It’s time to upgrade the basic latissimus dorsi stretch. A few simple tweaks can make this stretch more effective at loosening your lats and shoulders and improving posture.
Anatomy & Function of Your Latissimus Dorsi
Your latissimus dorsi, or lat, is a big, triangular muscle that runs from the head of your humerus, down across your mid and lower back. You’ve got one lat muscle on each side of your body.
This muscle connects to either side of your thoracic and lumbar spine via the aptly named thoracolumbar fascia – a band of tissue connecting your vertebrae to surrounding musculature.
Your lat muscle is also connected to the iliac crest – the big, superior arch along the posterior aspect of your pelvis as well as your lower ribs .
The muscle inserts on the front of your humerus and most of this muscle’s actions occur at your upper arm.
Your lat works to adduct your arm (bring it in toward your body), extend your arm (move your humerus behind you), and internally rotate your arm.
However, because your lat crosses your ribs, pelvis, and spine, it is influenced by the position and movements of these areas.
For example, the muscle can assist inhalation (which isn’t necessarily a good thing to be using it for) and also extend the lumbar spine.
The lats get worked really well with classic moves like chinups, rows, and pullovers, however, latissimus dorsi strengthening is probably also big part of your gym routine, whether or not you realize it.
Latissimus Dorsi Problems
The lats are usually very strong muscles. Your lats probably get worked a fair amount and can provide a lot of power. But…these muscles are usually not the most limber.
Latissimus dorsi injuries are possible, but are pretty rare due to the size and strength of the muscle.
Baseball pitchers might injure the muscle on their throwing side due to the high velocity at which they throw the ball  but even these injuries are pretty uncommon.
While lat injuries are rare, lat TIGHTNESS is not.
These strong muscles can easily be overworked and chronically contracted. When this happens, you might see restricted shoulder mobility and issues maintaining proper posture.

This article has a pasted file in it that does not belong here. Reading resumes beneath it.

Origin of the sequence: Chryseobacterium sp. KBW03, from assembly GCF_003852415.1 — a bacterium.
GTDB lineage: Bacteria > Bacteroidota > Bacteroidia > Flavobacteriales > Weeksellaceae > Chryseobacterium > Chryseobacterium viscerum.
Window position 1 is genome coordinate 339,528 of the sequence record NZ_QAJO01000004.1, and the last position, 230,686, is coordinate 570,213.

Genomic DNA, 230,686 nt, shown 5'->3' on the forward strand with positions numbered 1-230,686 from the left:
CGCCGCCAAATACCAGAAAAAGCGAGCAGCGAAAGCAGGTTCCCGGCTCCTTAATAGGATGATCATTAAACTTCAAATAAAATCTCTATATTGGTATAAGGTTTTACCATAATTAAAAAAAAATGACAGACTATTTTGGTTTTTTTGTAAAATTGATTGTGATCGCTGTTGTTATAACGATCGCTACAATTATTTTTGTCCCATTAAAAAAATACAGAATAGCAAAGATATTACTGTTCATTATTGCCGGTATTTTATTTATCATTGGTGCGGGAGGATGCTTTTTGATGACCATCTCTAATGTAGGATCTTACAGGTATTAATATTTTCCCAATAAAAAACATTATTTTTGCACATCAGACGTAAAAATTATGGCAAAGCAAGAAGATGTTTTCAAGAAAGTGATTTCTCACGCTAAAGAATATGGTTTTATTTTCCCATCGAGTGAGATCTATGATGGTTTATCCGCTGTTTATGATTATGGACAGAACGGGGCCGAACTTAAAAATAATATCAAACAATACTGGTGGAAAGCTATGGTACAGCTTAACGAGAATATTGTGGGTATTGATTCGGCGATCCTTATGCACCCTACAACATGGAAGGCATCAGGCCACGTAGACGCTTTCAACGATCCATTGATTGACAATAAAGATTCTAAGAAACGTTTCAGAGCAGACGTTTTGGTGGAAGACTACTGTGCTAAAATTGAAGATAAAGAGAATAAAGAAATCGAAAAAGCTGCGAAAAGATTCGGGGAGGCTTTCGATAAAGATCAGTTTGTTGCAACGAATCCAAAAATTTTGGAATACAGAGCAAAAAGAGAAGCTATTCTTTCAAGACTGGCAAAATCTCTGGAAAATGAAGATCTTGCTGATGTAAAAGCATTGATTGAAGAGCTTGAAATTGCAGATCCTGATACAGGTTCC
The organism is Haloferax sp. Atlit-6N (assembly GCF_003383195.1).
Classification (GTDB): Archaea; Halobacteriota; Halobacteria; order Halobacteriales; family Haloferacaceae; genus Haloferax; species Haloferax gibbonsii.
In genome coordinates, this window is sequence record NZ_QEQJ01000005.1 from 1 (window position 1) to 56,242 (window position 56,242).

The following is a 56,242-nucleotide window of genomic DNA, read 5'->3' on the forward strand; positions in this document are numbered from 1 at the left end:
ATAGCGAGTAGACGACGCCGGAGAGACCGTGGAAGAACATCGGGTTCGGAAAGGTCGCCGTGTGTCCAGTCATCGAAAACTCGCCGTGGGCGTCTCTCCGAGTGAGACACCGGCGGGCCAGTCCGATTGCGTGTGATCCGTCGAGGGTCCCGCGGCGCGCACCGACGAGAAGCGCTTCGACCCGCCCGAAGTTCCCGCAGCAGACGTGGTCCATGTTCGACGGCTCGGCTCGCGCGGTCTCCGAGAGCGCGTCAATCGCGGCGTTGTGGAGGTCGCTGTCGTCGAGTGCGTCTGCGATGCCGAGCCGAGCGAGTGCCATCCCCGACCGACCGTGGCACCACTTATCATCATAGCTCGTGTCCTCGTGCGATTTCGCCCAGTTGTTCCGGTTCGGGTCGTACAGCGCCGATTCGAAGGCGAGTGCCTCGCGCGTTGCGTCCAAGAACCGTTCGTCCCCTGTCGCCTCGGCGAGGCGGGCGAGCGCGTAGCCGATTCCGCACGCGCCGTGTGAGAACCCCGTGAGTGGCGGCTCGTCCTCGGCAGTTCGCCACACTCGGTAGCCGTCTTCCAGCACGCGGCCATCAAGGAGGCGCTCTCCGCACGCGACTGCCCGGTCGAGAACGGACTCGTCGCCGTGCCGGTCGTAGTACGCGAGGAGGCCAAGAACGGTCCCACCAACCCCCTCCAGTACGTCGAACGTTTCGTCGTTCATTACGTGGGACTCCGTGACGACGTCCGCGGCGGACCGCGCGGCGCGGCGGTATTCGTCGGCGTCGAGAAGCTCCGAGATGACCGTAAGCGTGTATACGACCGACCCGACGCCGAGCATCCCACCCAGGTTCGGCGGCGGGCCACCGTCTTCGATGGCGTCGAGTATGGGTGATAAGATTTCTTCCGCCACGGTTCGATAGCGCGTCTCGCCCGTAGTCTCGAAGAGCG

Unfortunately, many of us have been tackling our tight lats with a tired old stretch that is in desperate need of an upgrade.
The Traditional Lat Stretch
When I say “exercises for latissimus dorsi pain” or “lat stretches,” what comes to mind?
If you imagined the classic cross-body stretch, you aren’t alone. But, you also aren’t right!
A lot of folks assume that this stretch, with one arm reaching across your body, is hitting the lats, but that’s not the case. It stretches the rear delts and teres major more than the lats.
There’s one other stretch that you might have pictured.
The most common latissimus dorsi stretch involves grabbing onto a pole or rope. In this traditional stretch, you simply grab on, bend down, and hang out with your arms outstretched.
Now what this stretch IS a classic, static stretch that hits your lats. That’s fine. It will, in the moment, provide some lengthening to your lats.
But what it ISN’T is an elevated stretch that works with your neuromuscular system to encourage a lasting increase in not only flexibility and range of motion, but mobility and range of control.
Let’s learn how to upgrade this traditional stretch.
3 Tweaks for a More Effective Latissimus Dorsi Stretch
There are 3 simple tweaks to make the basic latissimus dorsi stretch much more effective.
1) Step One Foot Behind to Drop Your Iliac Crest
We learned earlier that your lat muscles connect to both your spine the iliac crest of your pelvis through the thoracolumbar fascia.
Come into the stretch, grabbing hold of a rope or pole, straightening your arm and reaching it overhead as you bend forward into the stretch.
Next, take one foot and step behind yourself and bend into your spine, you’ll feel your hip and pelvis lower down.
This simple movement creates a bigger space between your hip and your shoulder, significantly deepening the stretch of your lat.
2) Activate the Opposing Motions
We also learned earlier that when your lats are activated (and thus contracted) they work to adduct, extend, and inwardly rotate your arm.
So, we can therefore encourage extra elongation of the lats by performing the opposite motions – arm abduction, flexion, and medial rotation.
Once you’re in the stretch, make sure your arm is overhead – if so, it will already be in full flexion and abduction away from the body. Next, externally rotate your entire shoulder and upper arm.
Activating your arm in this way will provide greater length, and a greater stretch, to the lats.
3) 3D Breathing
The final tweak is a powerful one that can be applied to any stretch, but is especially helpful for stretching muscles that cross the rib cage (like the lats).
As you’re in the stretch, you want to try to activate something I call 3D breathing.
Basically, focus on your breath and try to visualize your ribcage expanding and shrinking 360 degrees with every inhale and exhale.
You don’t just want to puff your chest out – you want to feel the entire ribcage (front, back, at the top of the lungs, and at the bottom or diaphragm) move and expand.
This technique will allow you to maintain core stability and relax the neuromuscular system – giving your body the signal that it’s okay to move into the stretch.
And since the lats cross your lower ribs, each big, expanded inhale will ensure still more lengthening to the muscle we’re targeting!
So next time you go to stretch out your lats, apply these 3 simple tweaks. Make sure to step one foot at a time behind, externally rotate the shoulder, and practice 3D breathing.
Your lats will get a more effective stretch, and the increased mobility should help ease shoulder tension and improve your posture!